Thursday, April 24, 2014

So what's your story?

Watch this fascinating clip that provides an overview of "how people get to know each other" when they first meet. This was based on research and surveys in multiple states from Hawaii to Maryland. Most of the "opening lines" involve some form of "where do you live" or some sort of question designed to place you in a category and give a wealth of quick information about who you are. In the accompanying article, "What We Mean When We Say Hello" (The Atlantic, Feb. 16, 2014) the author states that after we learn someone's name we commonly move on to , "...some version of “Where do you live?” But as you describe, you are really after an answer offering some social-economic-cultural hints about a person’s life."

Asking someone where they live, where they came from or what they do can be uncomfortable for some people because it forces them to offer a prescribed answer that involves the listeners own personal evaluative rubric.  In the video clip, one man suggests a better question, one that leaves the communication open to the person's preferences for an answer.  He asks, "So, what's your story?"  With that question you can decide what you want to share about yourself.  If you grew up in circumstances you'd rather not discuss with a relative stranger, you could reframe your answer and tell about the beautiful quilts you create, the teaching career you love or your wonderful children.  I think this question is also inherently more interesting because really I'd rather hear about what someone cares about and the stories that have shaped them than where they live or who their parents are. I plan to try out some version of this prompt the next time I meet someone and see what happens.  It could be that they will be so taken aback by the unusual tack that they'll just start to tell me where they live and how many children they have....  Interesting how we're socialized to follow dialogue and cultural conventions.   And, if you're interested in replying - I'd love to know - "What's your story?"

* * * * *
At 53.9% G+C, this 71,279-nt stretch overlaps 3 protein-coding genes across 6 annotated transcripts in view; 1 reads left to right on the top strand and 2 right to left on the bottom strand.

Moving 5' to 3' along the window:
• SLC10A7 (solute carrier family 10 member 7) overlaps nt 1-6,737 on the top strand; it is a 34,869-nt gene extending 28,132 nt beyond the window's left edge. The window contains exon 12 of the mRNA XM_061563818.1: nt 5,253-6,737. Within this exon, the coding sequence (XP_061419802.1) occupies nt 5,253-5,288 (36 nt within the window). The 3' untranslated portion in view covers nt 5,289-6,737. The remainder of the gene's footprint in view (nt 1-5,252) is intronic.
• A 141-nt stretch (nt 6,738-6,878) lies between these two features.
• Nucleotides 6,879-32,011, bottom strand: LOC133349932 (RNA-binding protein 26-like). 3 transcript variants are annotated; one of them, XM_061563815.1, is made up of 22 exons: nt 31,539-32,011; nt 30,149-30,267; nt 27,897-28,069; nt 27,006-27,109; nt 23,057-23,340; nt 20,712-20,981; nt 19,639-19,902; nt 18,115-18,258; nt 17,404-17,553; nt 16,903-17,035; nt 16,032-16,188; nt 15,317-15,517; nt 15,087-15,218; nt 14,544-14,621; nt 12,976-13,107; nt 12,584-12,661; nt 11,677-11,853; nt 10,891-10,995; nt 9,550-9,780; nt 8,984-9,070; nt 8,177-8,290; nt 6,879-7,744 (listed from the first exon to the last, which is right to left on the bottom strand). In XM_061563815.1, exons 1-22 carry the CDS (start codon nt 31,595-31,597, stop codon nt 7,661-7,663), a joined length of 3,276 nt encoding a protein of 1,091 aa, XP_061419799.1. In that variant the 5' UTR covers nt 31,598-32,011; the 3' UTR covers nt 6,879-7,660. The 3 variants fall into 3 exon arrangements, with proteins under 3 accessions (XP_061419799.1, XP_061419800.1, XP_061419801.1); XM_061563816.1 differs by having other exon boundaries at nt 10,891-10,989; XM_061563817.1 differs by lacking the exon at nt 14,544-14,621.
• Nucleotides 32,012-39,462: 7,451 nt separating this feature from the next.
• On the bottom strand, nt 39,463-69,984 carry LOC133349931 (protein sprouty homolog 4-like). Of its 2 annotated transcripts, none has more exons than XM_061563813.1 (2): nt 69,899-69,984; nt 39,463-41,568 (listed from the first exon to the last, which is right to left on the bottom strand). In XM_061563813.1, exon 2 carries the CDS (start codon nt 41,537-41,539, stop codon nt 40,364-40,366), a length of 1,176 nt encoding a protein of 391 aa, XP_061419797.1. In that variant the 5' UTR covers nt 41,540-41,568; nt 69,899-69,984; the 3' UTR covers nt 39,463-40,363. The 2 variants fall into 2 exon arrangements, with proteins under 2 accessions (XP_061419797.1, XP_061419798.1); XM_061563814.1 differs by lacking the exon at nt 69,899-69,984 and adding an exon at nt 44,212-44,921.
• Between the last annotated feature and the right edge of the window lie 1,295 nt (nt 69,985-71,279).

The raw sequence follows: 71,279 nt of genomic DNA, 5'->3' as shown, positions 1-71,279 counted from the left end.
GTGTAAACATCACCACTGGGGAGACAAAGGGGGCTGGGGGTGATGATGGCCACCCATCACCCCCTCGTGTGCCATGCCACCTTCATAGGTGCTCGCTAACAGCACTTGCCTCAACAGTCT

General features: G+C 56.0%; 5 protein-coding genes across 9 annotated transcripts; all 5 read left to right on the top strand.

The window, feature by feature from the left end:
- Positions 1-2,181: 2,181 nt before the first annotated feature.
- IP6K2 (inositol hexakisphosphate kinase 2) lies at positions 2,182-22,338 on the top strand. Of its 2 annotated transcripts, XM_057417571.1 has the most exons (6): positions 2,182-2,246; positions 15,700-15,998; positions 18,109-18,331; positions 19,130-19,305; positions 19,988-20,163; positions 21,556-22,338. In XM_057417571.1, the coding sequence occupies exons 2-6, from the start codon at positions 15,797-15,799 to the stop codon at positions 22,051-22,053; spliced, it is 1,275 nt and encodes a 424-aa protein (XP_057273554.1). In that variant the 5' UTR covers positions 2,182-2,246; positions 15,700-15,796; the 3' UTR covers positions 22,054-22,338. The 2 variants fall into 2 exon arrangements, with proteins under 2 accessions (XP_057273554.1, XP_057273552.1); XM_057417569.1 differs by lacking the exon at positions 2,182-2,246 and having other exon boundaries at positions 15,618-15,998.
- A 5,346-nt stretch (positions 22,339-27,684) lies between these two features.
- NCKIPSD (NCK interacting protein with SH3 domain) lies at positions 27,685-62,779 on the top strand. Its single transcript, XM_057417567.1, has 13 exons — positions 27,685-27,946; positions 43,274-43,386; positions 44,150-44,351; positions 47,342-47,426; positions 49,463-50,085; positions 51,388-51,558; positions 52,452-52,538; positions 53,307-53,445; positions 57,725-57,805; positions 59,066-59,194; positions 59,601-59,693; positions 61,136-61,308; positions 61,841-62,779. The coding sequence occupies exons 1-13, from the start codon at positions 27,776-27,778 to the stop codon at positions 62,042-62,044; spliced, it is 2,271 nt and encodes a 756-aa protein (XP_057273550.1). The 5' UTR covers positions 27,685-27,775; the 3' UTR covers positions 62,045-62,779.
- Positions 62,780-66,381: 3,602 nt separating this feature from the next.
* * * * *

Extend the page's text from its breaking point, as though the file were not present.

Thursday, April 17, 2014

Stories are Powerful

This is a video clip from a project designed to both share the voices of the Arctic people and bring attention to the changing climate.  At the website you'll find many video clips of Native people talking about their life experiences and how climate change has shaped their culture.  There are also educational materials that explore both geography AND culture and they are designed to be used with K-12 classrooms.   In this lesson, "Your Story" students are encouraged to make a video clip about their own lives and share them.  The lesson offers many suggested resources as well as a storyboard graphic organizer to help students know what to include.

The idea is that wherever you are in the world you have a story to tell and your language and culture are important.  By understanding other people's perspectives in relation to our own we are better able to care for our world and each other.

Check out the site and I encourage you to think about ways to use these resources in your classrooms locally.  Think of the wealth of cultures and experiences sitting in your classroom today.  How much do students really understand their own cultural backgrounds and just as importantly do they understand each other?